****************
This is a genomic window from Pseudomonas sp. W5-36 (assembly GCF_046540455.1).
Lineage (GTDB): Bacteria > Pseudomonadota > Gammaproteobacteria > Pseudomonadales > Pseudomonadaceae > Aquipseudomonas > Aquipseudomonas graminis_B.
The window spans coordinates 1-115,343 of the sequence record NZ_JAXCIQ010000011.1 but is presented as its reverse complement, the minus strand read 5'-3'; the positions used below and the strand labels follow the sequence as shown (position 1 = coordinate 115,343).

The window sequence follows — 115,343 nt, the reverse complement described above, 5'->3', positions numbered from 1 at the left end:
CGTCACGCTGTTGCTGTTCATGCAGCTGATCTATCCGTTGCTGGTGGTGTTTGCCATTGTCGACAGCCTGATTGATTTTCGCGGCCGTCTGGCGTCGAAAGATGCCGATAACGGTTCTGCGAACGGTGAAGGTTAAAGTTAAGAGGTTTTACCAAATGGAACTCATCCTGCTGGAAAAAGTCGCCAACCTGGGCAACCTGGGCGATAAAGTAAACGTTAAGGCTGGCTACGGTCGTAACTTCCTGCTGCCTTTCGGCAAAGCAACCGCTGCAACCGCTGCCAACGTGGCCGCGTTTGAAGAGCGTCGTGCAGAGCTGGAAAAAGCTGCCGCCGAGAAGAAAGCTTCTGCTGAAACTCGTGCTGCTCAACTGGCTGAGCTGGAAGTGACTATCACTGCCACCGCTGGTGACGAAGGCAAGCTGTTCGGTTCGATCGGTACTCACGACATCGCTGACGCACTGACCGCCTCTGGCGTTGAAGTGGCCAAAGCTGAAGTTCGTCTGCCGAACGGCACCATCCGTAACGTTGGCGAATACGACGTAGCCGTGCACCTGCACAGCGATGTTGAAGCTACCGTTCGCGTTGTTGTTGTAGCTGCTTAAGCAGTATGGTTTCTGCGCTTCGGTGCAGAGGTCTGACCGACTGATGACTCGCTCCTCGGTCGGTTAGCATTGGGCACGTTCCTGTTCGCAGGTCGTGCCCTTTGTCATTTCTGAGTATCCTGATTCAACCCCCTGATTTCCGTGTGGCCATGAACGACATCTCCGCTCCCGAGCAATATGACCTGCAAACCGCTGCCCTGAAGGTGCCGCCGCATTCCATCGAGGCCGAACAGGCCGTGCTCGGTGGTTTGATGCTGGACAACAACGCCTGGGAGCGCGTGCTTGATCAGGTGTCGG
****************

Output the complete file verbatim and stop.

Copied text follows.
This is a genomic window from Pseudomonas sp. W5-36 (assembly GCF_046540455.1).
Lineage (GTDB): Bacteria > Pseudomonadota > Gammaproteobacteria > Pseudomonadales > Pseudomonadaceae > Aquipseudomonas > Aquipseudomonas graminis_B.
The window spans coordinates 1-115,343 of the sequence record NZ_JAXCIQ010000011.1 but is presented as its reverse complement, the minus strand read 5'-3'; the positions used below and the strand labels follow the sequence as shown (position 1 = coordinate 115,343).

The window sequence follows — 115,343 nt, the reverse complement described above, 5'->3', positions numbered from 1 at the left end:
CGTCACGCTGTTGCTGTTCATGCAGCTGATCTATCCGTTGCTGGTGGTGTTTGCCATTGTCGACAGCCTGATTGATTTTCGCGGCCGTCTGGCGTCGAAAGATGCCGATAACGGTTCTGCGAACGGTGAAGGTTAAAGTTAAGAGGTTTTACCAAATGGAACTCATCCTGCTGGAAAAAGTCGCCAACCTGGGCAACCTGGGCGATAAAGTAAACGTTAAGGCTGGCTACGGTCGTAACTTCCTGCTGCCTTTCGGCAAAGCAACCGCTGCAACCGCTGCCAACGTGGCCGCGTTTGAAGAGCGTCGTGCAGAGCTGGAAAAAGCTGCCGCCGAGAAGAAAGCTTCTGCTGAAACTCGTGCTGCTCAACTGGCTGAGCTGGAAGTGACTATCACTGCCACCGCTGGTGACGAAGGCAAGCTGTTCGGTTCGATCGGTACTCACGACATCGCTGACGCACTGACCGCCTCTGGCGTTGAAGTGGCCAAAGCTGAAGTTCGTCTGCCGAACGGCACCATCCGTAACGTTGGCGAATACGACGTAGCCGTGCACCTGCACAGCGATGTTGAAGCTACCGTTCGCGTTGTTGTTGTAGCTGCTTAAGCAGTATGGTTTCTGCGCTTCGGTGCAGAGGTCTGACCGACTGATGACTCGCTCCTCGGTCGGTTAGCATTGGGCACGTTCCTGTTCGCAGGTCGTGCCCTTTGTCATTTCTGAGTATCCTGATTCAACCCCCTGATTTCCGTGTGGCCATGAACGACATCTCCGCTCCCGAGCAATATGACCTGCAAACCGCTGCCCTGAAGGTGCCGCCGCATTCCATCGAGGCCGAACAGGCCGTGCTCGGTGGTTTGATGCTGGACAACAACGCCTGGGAGCGCGTGCTTGATCAGGTGTCGG